This litany of human rights violations and of political disenfranchisement is deeply concerning, because the Bahraini government is relying upon force, coercion, violence, and other heavy-handed tactics to impose social cohesion. These methods have brought the kingdom to the brink of political and economic crises that threaten to deteriorate further. Doubling down repression has pulled the kingdom into debt and forced the government to accept billions of dollars in economic support.[11] Yet, this repression has only led to ongoing protests even now, nine years after the Arab Spring. It has also led to arrests that have filled prisons. This widespread repression and targeting of political opposition activists has created and perpetuated a chasm of mistrust between the government and the people, which has only widened with the electoral malpractices that disenfranchised thousands during the 2018 elections for the lower house of parliament.

The best way to move beyond these political and economic crises is to release all political prisoners and start a comprehensive dialogue with the political opposition, including Sheikh Salman, as well as other leaders like Hassan Mushaima. Such a dialogue would establish trust-building measures and lay the ground for an end to security force violence and constant protests and set the foundation for future economic sustainability. To this end, the Government of Bahrain should:

  • Release political prisoners, in particular those convicted on spurious national security charges;
  • Start an open dialogue with the political opposition;
  • Commit to reforms in the political, social, and economic spheres.

                                      

[1] “Concluding Observations on the initial report of Bahrain,” UN Human Rights Committee, 26 July 2018, https://tbinternet.ohchr.org/Treaties/CCPR/Shared%20Documents/BHR/CCPR_C_BHR_CO_1_31860_E.pdf.

[2] “Nabeel Abdulrasool Rajab v. Bahrain,” UN Working Group on Arbitrary Detention, Opinion No. 12/2013, A/HRC/WGAD/2013/12, 25 July 2013, http://hrlibrary.umn.edu/wgad/12-2013.html.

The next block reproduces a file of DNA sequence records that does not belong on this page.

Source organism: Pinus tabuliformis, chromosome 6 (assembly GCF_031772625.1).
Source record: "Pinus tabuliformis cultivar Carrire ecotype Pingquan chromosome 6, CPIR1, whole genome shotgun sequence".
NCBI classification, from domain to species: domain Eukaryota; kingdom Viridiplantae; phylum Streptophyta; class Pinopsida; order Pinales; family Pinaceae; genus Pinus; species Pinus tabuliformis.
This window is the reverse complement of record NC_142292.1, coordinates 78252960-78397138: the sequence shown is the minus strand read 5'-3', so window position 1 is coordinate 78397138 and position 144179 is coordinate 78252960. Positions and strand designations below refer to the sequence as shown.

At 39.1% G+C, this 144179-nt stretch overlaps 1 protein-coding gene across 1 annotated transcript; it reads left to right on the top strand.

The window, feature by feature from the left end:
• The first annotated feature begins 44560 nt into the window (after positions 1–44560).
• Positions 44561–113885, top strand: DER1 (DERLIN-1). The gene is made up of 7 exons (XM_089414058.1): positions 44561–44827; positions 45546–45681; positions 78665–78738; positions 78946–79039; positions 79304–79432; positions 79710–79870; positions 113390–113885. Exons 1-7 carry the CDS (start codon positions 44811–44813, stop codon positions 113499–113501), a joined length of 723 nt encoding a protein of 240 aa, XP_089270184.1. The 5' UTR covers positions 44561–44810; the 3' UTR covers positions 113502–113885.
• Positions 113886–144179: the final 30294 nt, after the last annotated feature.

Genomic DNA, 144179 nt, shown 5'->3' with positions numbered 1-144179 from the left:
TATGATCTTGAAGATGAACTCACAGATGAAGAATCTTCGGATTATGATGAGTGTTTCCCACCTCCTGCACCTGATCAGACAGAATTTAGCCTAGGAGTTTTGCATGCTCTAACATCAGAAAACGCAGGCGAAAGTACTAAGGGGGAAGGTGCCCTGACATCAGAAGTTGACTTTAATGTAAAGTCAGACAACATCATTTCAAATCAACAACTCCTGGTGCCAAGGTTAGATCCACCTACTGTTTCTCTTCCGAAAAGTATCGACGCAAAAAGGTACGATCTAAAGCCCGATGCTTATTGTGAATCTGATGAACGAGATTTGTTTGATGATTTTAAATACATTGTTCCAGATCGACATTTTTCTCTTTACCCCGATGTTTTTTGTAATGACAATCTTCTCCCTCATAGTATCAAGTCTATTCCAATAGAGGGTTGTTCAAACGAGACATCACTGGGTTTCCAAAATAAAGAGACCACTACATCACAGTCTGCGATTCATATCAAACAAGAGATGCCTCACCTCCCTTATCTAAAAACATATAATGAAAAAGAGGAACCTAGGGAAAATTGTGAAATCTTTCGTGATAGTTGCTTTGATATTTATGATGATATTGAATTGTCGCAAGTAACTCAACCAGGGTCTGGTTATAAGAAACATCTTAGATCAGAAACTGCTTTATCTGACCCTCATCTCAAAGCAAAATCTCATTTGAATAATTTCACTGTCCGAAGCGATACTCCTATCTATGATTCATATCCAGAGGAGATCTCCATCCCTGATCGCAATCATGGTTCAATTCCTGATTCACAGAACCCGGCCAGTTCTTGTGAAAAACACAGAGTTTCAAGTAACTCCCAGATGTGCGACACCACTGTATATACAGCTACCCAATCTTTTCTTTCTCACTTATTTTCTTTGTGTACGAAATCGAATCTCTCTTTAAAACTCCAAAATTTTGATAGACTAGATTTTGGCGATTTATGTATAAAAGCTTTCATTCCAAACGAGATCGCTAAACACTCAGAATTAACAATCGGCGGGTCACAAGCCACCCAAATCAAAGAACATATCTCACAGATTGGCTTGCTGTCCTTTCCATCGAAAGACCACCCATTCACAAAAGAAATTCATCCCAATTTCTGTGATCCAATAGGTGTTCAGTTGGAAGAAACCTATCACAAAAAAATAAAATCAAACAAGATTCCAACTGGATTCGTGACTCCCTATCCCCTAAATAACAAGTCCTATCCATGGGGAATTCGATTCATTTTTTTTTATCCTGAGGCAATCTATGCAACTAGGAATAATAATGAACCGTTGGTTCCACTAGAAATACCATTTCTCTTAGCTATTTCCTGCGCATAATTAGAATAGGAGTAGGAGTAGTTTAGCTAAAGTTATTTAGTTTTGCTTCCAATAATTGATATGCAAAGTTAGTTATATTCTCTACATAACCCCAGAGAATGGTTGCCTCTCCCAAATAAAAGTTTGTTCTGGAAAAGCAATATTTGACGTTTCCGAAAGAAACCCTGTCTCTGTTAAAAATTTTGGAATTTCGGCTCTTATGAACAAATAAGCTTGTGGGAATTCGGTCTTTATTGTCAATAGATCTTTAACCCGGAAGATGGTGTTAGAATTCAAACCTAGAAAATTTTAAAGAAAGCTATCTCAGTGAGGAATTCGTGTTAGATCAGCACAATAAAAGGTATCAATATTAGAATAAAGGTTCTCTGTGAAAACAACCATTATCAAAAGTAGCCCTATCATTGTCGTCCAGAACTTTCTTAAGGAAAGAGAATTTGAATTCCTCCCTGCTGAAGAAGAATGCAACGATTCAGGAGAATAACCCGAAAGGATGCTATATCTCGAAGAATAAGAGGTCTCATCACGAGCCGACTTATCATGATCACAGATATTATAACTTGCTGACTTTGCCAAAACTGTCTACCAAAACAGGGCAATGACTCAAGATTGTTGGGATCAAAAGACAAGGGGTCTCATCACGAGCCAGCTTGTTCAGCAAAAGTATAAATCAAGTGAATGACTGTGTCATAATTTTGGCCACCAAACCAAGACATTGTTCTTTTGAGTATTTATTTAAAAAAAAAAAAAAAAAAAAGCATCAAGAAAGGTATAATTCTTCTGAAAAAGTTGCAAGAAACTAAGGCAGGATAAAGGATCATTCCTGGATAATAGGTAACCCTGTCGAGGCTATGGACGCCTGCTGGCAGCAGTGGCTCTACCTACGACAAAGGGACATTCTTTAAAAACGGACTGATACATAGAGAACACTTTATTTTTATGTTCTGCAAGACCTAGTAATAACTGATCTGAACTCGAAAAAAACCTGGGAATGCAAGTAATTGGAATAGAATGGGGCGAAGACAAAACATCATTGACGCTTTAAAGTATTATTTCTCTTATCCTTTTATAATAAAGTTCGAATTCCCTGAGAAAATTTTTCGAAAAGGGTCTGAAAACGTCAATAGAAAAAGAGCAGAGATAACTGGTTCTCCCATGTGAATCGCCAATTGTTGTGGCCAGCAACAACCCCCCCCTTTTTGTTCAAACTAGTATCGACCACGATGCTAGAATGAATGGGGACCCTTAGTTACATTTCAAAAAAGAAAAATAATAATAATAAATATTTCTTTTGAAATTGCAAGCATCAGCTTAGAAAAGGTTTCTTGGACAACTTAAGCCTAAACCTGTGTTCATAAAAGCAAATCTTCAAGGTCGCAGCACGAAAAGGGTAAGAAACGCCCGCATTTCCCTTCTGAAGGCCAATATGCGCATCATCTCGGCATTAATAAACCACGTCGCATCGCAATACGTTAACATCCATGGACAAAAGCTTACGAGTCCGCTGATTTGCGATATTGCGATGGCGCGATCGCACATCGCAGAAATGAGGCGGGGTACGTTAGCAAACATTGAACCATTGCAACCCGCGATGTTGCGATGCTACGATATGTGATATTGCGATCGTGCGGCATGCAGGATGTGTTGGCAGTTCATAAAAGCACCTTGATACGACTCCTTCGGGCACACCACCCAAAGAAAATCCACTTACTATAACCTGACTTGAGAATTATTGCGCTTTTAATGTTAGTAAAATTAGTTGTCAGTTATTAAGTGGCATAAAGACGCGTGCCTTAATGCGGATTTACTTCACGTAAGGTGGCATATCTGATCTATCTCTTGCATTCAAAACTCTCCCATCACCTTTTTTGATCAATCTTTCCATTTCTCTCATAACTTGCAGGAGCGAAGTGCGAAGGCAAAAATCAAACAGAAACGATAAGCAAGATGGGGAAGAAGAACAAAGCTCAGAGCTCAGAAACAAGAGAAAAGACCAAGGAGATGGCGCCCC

[3] “Nabeel Abdulrasool Rajab v. Bahrain,” UN Working Group on Arbitrary Detention, Opinion No. 13/2018, A/HRC/WGAD/2018/13, 13 August 2018, https://www.ohchr.org/Documents/Issues/Detention/Opinions/Session81/A_HRC_WGAD_2018_13.pdf.

[4] “Concluding Observations on the second and third periodic reports of Bahrain,” UN Committee against Torture, 29 May 2017, https://tbinternet.ohchr.org/_layouts/15/treatybodyexternal/Download.aspx?symbolno=CAT%2fC%2fBHR%2fCO%2f2-3&Lang=en.

[5] See “Bahrain: A System of Injustice,” Human Rights Watch, 28 May 2014, https://www.hrw.org/news/2014/05/28/bahrain-system-injustice#; and Cahal Milmo, “Prince Nasser of Bahrain stripped of UK diplomatic immunity, sparking demands for fresh probe into torture allegations,” The Independent, 7 October 2014, https://www.independent.co.uk/news/uk/crime/prince-nasser-of-bahrain-stripped-of-uk-diplomatic-immunity-over-torture-allegations-9779815.html.

[6] “Committee on the Rights of the Child considers the report of Bahrain,” United Nations, 21 January 2019, https://www.ohchr.org/EN/NewsEvents/Pages/DisplayNews.aspx?NewsID=24095&LangID=E.

[7] “The Bahraini Government is Attacking Female Activists – and Trump’s Policies are Emboldening Them,” Ms. Magazine, 24 October 2019, https://msmagazine.com/2019/10/24/the-bahraini-government-is-attacking-female-activists-and-trumps-policies-are-emboldening-them/.

[8] “Opinions adopted by the Working Group on Arbitrary Detention at its eighty-second session, 20-24 August 2018; Opinion No. 51/2018 concerning Sayed Nazar Naama Baqqer Ali Yusuf Alwadaei, Mahmood Marzooq Mansoor, and Hajar Mansoor Hassan (Bahrain),” United Nations Working Group on Arbitrary Detention, 7 January 2019, https://www.ohchr.org/Documents/Issues/Detention/Opinions/Session82/A_HRC_WGAD_2018_51.pdf.

[9] “Bahrain Moves to Ban Opposition Ahead of 2018 Elections,” ADHRB, 30 may 2018, https://www.adhrb.org/2018/05/bahrain-moves-to-ban-opposition-ahead-of-2018-elections/.

[10] “Election Tracker: Bahrain Criminalizes Calling for Boycott of Upcoming Elections,” ADHRB, 15 November 2018, https://www.adhrb.org/2018/11/election-tracker-bahrain-criminalizes-calling-for-boycott-of-upcoming-elections/.

[11] Davide Barbuscia, “Bahrain promised $10 billion of support from Gulf neighbors,” Reuters, 4 October 2018, https://www.reuters.com/article/us-bahrain-economy/bahrain-promised-10-billion-of-support-from-gulf-neighbors-idUSKCN1ME294.